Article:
TS Eta dampens fishing a few days, then the bite takes off

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Donald Lewis of Parrish shows off a 26-inch yellowtail snapper he caught Nov. 15 using a pilchard for bait in 110 feet of water in the Gulf of Mexico on a charter trip with Capt. David White of Anna Maria Charters.
August Mrozowski, vacationing on Anna Maria Island from Springfield, Illinois, shows off a bonita caught and released Nov. 6 a couple of miles from the AMI shore on a charter fishing trip with Capt. David White.

Before we start fishing, I hope everyone fared well during the tropical development we experienced Nov. 11-12.

Now that all the chores of cleaning up in the yard are finished, it’s time to get back on the water — there is plenty to do and much to catch!

Whether you fish inshore on the flats or offshore in the Gulf of Mexico, the bite is good.

Catch-and-release action on the inshore trio — snook, redfish and trout — is going to fire off as we experience a new cold front. These fish are already feeding heavily trying to pack on the pounds for winter. This means the next cold spell should finalize the deal — triggering them to gorge themselves one last time before the winter chill drops the water temps.

Migratory fish — kingfish, mackerel and bonito — are feeding heavily along the Gulf beaches. With vast amounts of bait present, these fish will remain in the area. As the bait leaves, you’ll notice these fish will, too, as they follow the bait south and offshore.

Fishing offshore is yielding similar results — there are plenty of migratory species present. You can add cobia to the list, as well as bottom fishing offshore for mangrove snapper and gag grouper.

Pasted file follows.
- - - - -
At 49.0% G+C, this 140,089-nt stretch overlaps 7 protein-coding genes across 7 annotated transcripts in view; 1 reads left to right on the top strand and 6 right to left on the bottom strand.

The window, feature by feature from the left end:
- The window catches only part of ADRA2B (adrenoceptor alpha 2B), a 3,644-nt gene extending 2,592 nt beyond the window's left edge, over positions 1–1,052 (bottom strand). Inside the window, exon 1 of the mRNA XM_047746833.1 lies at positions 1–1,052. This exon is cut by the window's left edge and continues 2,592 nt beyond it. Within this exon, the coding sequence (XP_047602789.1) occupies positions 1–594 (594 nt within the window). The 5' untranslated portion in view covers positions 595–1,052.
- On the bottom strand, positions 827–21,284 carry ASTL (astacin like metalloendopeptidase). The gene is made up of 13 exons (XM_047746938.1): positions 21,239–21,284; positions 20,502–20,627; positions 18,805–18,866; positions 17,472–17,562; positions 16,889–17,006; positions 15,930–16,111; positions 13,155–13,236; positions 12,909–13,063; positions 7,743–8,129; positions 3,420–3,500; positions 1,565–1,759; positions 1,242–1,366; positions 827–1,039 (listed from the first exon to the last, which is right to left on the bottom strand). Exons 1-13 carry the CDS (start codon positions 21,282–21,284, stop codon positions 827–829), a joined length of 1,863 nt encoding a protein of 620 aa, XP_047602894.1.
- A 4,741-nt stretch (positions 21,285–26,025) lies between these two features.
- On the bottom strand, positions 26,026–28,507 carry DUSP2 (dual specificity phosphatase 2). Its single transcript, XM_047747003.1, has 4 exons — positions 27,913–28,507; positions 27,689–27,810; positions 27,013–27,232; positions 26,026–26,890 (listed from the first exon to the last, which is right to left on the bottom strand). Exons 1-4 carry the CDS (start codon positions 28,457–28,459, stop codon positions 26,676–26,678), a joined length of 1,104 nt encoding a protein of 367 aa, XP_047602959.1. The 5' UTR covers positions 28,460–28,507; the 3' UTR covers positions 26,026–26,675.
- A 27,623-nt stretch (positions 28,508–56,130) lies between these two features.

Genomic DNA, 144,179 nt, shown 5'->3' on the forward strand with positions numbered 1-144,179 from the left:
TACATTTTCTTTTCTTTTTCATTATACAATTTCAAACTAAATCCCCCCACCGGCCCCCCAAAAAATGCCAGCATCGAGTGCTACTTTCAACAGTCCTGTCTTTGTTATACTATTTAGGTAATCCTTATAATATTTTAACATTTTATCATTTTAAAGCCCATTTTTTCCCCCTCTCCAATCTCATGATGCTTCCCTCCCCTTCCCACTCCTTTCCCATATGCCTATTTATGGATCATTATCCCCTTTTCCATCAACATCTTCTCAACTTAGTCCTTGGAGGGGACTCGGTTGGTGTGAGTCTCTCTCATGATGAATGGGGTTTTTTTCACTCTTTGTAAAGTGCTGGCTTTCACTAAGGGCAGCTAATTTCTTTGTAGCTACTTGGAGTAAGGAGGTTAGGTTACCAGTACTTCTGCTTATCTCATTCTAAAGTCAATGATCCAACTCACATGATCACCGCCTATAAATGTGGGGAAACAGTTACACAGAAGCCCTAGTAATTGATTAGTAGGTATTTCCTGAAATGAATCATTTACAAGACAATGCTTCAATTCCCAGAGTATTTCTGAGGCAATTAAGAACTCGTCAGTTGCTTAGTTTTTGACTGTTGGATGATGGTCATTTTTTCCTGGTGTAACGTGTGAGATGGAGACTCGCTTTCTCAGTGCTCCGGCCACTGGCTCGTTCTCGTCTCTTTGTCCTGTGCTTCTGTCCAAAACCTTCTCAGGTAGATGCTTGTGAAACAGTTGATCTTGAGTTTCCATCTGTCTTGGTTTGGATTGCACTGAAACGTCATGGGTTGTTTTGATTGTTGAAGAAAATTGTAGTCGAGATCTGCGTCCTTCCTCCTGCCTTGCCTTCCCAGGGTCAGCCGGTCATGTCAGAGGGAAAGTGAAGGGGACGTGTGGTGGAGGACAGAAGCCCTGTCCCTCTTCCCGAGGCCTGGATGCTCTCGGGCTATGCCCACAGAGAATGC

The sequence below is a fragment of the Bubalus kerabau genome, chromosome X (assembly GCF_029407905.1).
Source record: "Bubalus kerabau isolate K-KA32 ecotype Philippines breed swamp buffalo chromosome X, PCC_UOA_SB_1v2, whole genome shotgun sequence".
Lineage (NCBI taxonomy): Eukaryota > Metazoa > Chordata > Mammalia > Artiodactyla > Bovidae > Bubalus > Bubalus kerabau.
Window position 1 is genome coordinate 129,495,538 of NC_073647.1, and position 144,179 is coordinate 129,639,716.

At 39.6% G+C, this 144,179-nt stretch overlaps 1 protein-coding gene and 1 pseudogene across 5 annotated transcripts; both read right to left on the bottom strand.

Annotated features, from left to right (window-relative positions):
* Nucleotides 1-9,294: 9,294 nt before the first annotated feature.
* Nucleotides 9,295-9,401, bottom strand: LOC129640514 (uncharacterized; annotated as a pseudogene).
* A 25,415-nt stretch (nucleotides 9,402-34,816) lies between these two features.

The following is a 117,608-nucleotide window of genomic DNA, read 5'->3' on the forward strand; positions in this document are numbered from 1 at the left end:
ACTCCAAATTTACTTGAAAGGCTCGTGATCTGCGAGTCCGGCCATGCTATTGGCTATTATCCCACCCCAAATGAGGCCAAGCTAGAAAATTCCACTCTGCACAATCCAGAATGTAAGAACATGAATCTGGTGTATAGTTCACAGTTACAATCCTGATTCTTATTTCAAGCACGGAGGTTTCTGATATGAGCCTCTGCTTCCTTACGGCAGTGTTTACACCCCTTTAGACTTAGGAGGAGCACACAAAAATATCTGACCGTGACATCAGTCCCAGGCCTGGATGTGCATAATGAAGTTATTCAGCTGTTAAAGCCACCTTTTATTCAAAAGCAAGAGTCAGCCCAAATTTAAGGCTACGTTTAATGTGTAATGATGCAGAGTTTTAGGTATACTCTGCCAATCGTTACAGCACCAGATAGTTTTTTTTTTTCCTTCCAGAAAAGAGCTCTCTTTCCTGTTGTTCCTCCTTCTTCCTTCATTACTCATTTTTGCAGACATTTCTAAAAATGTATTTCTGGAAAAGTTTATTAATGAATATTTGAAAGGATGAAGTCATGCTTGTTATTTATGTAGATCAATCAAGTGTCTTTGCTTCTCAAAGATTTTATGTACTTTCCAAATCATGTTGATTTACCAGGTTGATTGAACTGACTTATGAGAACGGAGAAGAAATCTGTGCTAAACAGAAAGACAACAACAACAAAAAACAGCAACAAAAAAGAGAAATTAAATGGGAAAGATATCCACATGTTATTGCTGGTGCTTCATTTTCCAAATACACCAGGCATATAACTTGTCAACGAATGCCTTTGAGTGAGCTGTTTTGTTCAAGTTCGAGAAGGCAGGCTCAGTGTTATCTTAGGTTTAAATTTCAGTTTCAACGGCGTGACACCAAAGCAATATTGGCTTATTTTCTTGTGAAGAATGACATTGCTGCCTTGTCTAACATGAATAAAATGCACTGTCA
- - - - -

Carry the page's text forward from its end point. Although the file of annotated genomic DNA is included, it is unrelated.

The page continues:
Capt. Aaron Lowman is working the Gulf beaches within a couple of miles of shore with good results. Anchoring and chumming in depths or 20-30 feet is yielding excellent action on migratory fish — kingfish, bonito, Spanish mackerel and sharks. Moving inshore to the flats of Tampa Bay, Lowman is finding great catch-and-release action for his sport fishers. Snook, redfish and spotted seatrout are reacting to live bait offerings quite nicely, according to Lowman.

Targeting the reds around mullet schools on shallow flats in the bays also is proving to be especially good. Casting live baits or fresh-cut chunks of ladyfish is attracting these fish to the hook.

Capt. Jason Stock is targeting migratory species along the beaches, as well as offshore in the Gulf of Mexico. Kingfish are the most apparent and are ranging 30-40 inches with some larger fish in the mix. Big macks and plenty of bonito are being caught in the same waters as the kings.

Bottom fishing while offshore is yielding good results for Stock, especially on keeper-size gag grouper. Examining floating debris in the Gulf is worthwhile, too, as Stock is putting clients on numerous tripletail in this fashion.

Lastly, congratulations to Stock for recently taking 11th place in the King of the Beach tournament Nov. 7 in Madeira Beach.

Capt. David White is patrolling the beaches with his clients in search of migratory fish. Spanish mackerel, kingfish and bonito are obliging and keeping his anglers happy. All three species are great action on medium spinning tackle as they are capable of making long, drag-screaming runs numerous times prior to being brought boat-side.

Moving inshore, White’s anglers are catching and releasing many snook, redfish and spotted seatrout.

Send high-resolution photos and fishing reports to fish@islander.org.